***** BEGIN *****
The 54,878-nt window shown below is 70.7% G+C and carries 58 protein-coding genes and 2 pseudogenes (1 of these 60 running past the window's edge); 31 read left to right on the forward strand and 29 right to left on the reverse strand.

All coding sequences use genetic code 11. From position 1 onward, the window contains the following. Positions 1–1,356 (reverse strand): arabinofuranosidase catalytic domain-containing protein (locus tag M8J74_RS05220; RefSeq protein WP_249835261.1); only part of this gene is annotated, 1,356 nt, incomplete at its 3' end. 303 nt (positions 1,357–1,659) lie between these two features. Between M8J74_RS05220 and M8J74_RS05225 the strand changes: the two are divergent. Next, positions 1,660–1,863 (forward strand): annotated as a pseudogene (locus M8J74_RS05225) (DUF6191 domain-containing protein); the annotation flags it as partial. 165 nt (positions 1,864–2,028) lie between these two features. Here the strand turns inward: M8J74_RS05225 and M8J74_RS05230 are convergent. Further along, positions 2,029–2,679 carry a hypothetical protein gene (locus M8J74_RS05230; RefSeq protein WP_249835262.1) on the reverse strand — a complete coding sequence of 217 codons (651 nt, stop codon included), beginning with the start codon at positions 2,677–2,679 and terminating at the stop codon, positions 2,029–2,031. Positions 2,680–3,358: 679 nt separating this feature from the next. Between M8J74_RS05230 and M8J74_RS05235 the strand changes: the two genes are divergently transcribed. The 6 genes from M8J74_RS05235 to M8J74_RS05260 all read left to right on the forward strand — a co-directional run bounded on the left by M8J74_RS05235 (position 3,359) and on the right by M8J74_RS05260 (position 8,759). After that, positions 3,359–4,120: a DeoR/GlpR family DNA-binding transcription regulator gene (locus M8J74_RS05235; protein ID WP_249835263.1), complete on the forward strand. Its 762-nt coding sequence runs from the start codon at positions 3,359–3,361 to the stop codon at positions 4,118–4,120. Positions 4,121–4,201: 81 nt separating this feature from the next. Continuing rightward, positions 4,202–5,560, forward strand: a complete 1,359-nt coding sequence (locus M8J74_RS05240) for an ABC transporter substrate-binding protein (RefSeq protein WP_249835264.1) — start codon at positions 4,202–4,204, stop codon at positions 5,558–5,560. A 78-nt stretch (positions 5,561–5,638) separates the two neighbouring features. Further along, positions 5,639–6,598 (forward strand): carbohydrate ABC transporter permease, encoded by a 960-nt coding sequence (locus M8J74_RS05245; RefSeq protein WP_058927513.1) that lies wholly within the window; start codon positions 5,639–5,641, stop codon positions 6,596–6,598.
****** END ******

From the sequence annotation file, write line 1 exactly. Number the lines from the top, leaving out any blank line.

The 54,878-nt window shown below is 70.7% G+C and carries 58 protein-coding genes and 2 pseudogenes (1 of these 60 running past the window's edge); 31 read left to right on the forward strand and 29 right to left on the reverse strand.